Assessment Related Requirements
    100% attendance is required for all supervisions, forums and ensembles.
    Assessment Detail
    Content and requirements of final assessment will be negotiated and confirmed in writing between the Course Coordinator, teaching staff members and student within two weeks of the commencement of the course. Two assessment tasks will be required.
    Submission
    Submission on the first day of the examination period for Semester 1 depending on the project undertaken.
    Course Grading

    Grades for your performance in this course will be awarded in accordance with the following scheme:

    M10 (Coursework Mark Scheme)
    Grade Mark Description
    FNS   Fail No Submission
    F 1-49 Fail
    P 50-64 Pass
    C 65-74 Credit
    D 75-84 Distinction
    HD 85-100 High Distinction
    CN   Continuing
    NFE   No Formal Examination
    RP   Result Pending

    Further details of the grades/results can be obtained from Examinations.

    Grade Descriptors are available which provide a general guide to the standard of work that is expected at each grade level. More information at Assessment for Coursework Programs.

    Final results for this course will be made available through Access Adelaide.

  • Student Feedback

    The University places a high priority on approaches to learning and teaching that enhance the student experience. Feedback is sought from students in a variety of ways including on-going engagement with staff, the use of online discussion boards and the use of Student Experience of Learning and Teaching (SELT) surveys as well as GOS surveys and Program reviews.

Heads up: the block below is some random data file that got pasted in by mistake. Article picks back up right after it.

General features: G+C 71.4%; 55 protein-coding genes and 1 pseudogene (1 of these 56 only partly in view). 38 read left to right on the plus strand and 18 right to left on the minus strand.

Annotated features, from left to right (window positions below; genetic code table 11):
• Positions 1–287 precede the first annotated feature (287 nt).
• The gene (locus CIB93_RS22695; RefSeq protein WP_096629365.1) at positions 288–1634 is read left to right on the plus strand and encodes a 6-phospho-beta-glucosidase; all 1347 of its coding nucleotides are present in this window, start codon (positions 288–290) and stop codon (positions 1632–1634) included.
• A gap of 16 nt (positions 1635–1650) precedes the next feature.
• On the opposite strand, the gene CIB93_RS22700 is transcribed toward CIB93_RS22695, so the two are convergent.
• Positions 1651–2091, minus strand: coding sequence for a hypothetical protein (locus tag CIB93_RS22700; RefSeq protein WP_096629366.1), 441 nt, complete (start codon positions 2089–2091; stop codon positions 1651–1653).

SELTs are an important source of information to inform individual teaching practice, decisions about teaching duties, and course and program curriculum design. They enable the University to assess how effectively its learning environments and teaching practices facilitate student engagement and learning outcomes. Under the current SELT Policy (http://www.adelaide.edu.au/policies/101/) course SELTs are mandated and must be conducted at the conclusion of each term/semester/trimester for every course offering. Feedback on issues raised through course SELT surveys is made available to enrolled students through various resources (e.g. MyUni). In addition aggregated course SELT data is available.

    Previous Selt feedback is not available
  • Student Support
  • Policies & Guidelines
  • Fraud Awareness

    Students are reminded that in order to maintain the academic integrity of all programs and courses, the university has a zero-tolerance approach to students offering money or significant value goods or services to any staff member who is involved in their teaching or assessment. Students offering lecturers or tutors or professional staff anything more than a small token of appreciation is totally unacceptable, in any circumstances. Staff members are obliged to report all such incidents to their supervisor/manager, who will refer them for action under the university's student’s disciplinary procedures.

The University of Adelaide is committed to regular reviews of the courses and programs it offers to students. The University of Adelaide therefore reserves the right to discontinue or vary programs and courses without notice. Please read the important information contained in the disclaimer.